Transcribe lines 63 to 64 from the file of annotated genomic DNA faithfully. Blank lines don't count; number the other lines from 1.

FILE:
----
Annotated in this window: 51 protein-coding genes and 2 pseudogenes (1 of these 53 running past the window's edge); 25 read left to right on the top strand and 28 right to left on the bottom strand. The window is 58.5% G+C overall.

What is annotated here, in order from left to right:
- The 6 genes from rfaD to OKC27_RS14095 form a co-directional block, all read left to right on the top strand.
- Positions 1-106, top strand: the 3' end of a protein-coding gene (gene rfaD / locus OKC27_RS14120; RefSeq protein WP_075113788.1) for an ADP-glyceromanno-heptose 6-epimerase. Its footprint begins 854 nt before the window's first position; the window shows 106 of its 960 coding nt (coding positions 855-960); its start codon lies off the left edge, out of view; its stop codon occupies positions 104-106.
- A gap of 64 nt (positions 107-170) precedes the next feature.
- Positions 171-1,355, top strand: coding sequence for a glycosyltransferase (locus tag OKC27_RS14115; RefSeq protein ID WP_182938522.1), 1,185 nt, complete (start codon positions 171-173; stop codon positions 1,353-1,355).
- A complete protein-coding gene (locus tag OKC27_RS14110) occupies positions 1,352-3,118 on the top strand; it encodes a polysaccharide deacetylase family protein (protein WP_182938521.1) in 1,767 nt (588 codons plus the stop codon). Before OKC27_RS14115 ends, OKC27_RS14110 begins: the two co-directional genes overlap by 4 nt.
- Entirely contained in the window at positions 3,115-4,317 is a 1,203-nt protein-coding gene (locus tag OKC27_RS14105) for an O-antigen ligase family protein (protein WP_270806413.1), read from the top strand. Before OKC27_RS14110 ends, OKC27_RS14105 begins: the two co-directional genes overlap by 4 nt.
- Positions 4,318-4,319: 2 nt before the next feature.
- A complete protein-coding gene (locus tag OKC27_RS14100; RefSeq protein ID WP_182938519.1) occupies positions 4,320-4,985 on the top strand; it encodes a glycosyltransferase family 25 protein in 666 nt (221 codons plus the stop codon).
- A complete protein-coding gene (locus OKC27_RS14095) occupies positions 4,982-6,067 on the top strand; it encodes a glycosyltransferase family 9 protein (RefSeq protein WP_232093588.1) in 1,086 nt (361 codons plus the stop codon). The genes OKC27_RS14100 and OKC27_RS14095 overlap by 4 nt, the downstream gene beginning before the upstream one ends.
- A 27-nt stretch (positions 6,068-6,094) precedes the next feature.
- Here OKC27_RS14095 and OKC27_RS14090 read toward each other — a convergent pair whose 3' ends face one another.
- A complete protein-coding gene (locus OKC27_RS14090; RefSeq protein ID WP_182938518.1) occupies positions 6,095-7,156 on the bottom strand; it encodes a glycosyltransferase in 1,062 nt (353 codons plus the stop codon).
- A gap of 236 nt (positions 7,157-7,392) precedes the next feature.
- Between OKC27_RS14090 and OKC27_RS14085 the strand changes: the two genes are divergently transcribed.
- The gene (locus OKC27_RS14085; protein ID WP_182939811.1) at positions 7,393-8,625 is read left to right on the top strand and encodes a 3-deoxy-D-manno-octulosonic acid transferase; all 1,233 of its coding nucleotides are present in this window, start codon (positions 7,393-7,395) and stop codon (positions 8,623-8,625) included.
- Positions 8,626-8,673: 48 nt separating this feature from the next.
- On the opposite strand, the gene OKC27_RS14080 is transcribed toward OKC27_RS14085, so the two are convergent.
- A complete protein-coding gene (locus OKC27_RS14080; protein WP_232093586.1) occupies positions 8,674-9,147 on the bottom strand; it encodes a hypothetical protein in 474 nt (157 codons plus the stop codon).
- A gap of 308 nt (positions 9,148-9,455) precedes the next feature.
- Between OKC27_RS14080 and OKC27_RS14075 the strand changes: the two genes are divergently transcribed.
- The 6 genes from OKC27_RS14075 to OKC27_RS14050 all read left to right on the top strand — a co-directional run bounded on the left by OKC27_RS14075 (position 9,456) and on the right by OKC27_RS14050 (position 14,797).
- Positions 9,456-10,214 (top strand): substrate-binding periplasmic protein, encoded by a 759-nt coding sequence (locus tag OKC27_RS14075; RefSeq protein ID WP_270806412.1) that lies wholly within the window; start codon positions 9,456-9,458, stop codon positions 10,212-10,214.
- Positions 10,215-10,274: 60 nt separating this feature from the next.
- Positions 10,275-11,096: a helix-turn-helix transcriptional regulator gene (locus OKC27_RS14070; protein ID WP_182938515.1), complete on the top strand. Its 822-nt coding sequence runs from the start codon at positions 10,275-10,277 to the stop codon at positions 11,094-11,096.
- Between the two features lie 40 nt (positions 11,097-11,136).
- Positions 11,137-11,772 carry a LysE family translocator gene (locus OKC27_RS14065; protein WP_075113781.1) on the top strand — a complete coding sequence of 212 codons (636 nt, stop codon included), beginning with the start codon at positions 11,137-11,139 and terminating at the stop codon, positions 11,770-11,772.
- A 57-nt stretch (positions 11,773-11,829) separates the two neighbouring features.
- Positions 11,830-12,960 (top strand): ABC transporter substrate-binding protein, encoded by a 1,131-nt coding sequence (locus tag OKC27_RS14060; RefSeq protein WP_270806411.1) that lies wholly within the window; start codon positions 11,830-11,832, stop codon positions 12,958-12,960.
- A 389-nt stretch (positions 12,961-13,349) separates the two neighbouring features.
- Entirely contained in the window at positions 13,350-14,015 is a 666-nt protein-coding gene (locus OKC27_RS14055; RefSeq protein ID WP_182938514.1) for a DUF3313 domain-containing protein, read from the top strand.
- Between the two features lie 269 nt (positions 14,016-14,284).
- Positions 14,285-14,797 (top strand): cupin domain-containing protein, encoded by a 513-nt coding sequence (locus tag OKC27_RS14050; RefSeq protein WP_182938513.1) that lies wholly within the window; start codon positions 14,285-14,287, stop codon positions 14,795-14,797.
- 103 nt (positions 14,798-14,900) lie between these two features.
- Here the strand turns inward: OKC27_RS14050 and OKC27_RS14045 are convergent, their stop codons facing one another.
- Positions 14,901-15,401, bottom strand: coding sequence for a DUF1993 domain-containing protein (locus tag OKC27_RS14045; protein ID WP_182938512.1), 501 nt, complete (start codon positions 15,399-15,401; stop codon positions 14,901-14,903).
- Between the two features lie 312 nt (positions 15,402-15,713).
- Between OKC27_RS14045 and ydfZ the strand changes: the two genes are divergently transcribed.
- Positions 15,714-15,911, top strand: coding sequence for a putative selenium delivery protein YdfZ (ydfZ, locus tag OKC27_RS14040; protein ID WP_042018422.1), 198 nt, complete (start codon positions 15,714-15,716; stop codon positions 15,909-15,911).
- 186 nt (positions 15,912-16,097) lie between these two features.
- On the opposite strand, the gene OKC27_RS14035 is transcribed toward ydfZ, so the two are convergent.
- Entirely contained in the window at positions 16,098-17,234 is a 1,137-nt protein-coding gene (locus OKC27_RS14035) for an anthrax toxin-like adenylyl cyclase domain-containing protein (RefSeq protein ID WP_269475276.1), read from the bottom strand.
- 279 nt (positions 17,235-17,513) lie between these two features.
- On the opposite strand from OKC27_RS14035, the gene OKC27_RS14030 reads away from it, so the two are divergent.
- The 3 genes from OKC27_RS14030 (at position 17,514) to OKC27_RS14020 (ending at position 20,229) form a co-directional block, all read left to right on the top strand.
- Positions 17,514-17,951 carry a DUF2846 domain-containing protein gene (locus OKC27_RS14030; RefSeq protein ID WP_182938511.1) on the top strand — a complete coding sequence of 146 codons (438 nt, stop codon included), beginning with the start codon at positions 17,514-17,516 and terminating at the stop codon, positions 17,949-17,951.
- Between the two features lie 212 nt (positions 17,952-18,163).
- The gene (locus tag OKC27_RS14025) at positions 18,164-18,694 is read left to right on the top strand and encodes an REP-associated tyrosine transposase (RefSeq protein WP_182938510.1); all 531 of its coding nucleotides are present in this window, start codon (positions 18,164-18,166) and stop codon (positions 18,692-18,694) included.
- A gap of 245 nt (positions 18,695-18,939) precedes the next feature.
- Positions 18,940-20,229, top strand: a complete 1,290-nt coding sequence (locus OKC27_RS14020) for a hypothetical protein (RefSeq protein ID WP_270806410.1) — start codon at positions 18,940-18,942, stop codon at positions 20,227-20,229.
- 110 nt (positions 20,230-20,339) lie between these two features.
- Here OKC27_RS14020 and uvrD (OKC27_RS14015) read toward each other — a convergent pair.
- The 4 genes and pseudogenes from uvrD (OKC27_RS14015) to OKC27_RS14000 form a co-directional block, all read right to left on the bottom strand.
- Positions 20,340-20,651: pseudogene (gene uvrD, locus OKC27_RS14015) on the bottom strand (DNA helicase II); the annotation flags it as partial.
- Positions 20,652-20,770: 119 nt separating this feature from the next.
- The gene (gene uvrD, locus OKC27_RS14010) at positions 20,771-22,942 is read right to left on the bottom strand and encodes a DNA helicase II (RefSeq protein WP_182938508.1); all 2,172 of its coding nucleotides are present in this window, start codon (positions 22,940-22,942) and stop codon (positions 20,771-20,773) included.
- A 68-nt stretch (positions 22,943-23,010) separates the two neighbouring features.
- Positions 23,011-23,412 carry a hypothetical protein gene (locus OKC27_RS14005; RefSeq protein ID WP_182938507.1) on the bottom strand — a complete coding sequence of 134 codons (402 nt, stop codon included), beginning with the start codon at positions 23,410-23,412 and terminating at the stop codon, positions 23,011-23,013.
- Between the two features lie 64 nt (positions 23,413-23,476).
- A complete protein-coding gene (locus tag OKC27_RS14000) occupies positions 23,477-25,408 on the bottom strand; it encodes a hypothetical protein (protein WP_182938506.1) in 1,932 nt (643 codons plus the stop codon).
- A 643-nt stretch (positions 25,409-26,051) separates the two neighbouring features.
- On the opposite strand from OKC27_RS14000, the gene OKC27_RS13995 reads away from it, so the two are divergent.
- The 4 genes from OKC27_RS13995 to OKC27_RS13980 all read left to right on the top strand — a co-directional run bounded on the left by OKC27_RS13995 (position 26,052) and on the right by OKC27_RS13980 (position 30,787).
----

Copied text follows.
- On the opposite strand from OKC27_RS14000, the gene OKC27_RS13995 reads away from it, so the two are divergent.
- The 4 genes from OKC27_RS13995 to OKC27_RS13980 all read left to right on the top strand — a co-directional run bounded on the left by OKC27_RS13995 (position 26,052) and on the right by OKC27_RS13980 (position 30,787).